December 4, 2019


"WINNING CAMPAIGNS HAVE A MESSAGE": THE SELF-SABOTAGING OF KAMALA HARRIS: Playing to Twitter and the political press, testing new messages seemingly every week, the perfect candidate couldn't help but get lost. (PETER HAMBY, DECEMBER 4, 2019, Vanity Fair)

It was obvious that women of color would be key to the Harris campaign, a theme you'd have to be blind to miss. Throughout that day, and during the campaign, her identity was the message. At her launch the campaign offered two versions of its "For the People" signage: one in conventional red, white, and blue, and another in purple, yellow, and red, a thoughtful homage to Shirley Chisholm, the first African American woman to run for president in 1972. Harris's campaign stressed then, and every day after, that being a black woman would make her the obvious choice for primary voters in South Carolina and beyond, where African Americans comprise much more of the electorate than in Iowa and New Hampshire. [...]

An unfortunate byproduct of Twitter's chokehold on elite discourse is that it forces otherwise smart people to focus so deeply on niche arguments and savvy takes that we often forget things that used to be rather obvious in politics. Among them: Winning campaigns have a message. It's not a complicated or sexy piece of analysis, but the four Democratic front-runners--Biden, Bernie Sanders, Elizabeth Warren, and Pete Buttigieg--have all defined for voters and the media why they are running for president and what separates them from other choices on the ballot. Regardless of ideology or background, they can answer the question in a tidy and easy-to-understand fashion. No other Democrat besides Andrew Yang has done so. The front-runners have organizing principles. They get attention without relying on "moments." They can raise money. Their policies, personality, talents, and biography all gel together in a way that makes sense. Their ability to explain why they are each running for president gives them a permanent safe harbor-- an ability to change the subject, to go on offense, to ignore the utter smallness of Twitter, and to beat into the brains of voters an uncomplicated framework that they can carry with them to the caucus precinct or ballot box come Election Day.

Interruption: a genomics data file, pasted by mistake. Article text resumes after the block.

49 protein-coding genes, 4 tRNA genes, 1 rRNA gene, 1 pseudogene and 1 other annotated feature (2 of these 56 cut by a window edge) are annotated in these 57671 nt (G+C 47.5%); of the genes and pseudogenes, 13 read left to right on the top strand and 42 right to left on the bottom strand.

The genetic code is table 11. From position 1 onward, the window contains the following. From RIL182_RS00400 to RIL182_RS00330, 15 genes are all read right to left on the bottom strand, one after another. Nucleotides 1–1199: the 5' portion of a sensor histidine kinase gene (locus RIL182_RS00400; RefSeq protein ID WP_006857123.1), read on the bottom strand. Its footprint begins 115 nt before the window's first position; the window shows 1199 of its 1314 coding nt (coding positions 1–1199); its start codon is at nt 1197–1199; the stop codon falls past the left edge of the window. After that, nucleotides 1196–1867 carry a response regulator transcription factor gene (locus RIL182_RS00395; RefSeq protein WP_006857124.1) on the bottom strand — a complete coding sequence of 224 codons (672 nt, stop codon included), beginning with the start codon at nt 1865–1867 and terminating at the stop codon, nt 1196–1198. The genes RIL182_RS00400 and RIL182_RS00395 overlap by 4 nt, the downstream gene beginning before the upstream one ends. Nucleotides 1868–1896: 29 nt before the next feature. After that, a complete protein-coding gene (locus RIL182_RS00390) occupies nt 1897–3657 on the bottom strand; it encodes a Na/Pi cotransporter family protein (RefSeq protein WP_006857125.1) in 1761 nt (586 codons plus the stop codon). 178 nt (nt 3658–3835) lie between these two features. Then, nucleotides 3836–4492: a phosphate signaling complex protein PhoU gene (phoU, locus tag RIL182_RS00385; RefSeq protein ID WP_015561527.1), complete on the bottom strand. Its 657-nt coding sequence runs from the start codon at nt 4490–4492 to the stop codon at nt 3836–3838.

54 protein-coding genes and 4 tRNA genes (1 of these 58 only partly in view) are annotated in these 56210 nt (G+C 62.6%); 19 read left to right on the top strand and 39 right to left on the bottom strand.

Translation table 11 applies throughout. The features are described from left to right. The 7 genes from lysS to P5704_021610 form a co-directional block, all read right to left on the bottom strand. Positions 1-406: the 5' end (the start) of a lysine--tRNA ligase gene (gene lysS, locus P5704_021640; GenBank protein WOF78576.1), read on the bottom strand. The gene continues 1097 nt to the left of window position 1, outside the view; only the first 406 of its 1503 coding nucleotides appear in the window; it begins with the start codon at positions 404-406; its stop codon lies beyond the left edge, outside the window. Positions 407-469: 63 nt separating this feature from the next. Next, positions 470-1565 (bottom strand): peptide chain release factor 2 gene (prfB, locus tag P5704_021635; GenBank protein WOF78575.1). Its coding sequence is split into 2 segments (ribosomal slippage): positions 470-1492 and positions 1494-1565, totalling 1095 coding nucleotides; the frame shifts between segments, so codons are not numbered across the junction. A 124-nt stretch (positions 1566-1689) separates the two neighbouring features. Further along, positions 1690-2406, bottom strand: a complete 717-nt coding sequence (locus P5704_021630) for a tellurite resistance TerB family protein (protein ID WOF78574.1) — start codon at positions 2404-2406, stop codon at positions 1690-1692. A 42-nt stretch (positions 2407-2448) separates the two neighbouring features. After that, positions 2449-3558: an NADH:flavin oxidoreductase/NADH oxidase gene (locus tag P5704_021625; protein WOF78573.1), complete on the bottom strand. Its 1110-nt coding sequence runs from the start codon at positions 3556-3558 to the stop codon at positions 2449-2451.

Harris failed to do any of these things. Much like her slogan--"For the People!"--Harris came off as standing for everything and hence nothing. Her shifting positions on Medicare for All, abolishing private insurance, federally mandated busing, and elements of the Green New Deal reinforced the percolating idea that she was too calculating and too political--like Clinton before her--with no principled core beyond winning the next election. Her ideological squishiness offended Sanders ideologues, who roasted her for changing positions on a Sanders-crafted Medicare for All bill that she rushed to endorse in 2017. Her stumbles gave comfort to Warren supporters, who smartly understood that Harris and Warren voters are actually pretty similar: college-educated women who like the idea of a woman running for president. Harris staffers and surrogates, preoccupied with the permanent soul suck of Twitter and elite opinion, spent time complaining about sexism and publicly fighting with reporters, blaming the media for "erasing" Harris even after she had tumbled to low single digits on her own merits. Warren's campaign never engages in those fights: Its candidate has a message that prevents them from getting sucked into internet quicksand and squabbles over left-wing purity tests. On many days it felt like Harris's first and only audience was the political press and self-appointed Twitter pundits, not voters. Few people would say the same about Biden, Sanders, Warren, or Buttigieg, who are squarely focused on Iowa along with their own media strategies. Their poll numbers reflect it.

Posted by at December 4, 2019 5:51 PM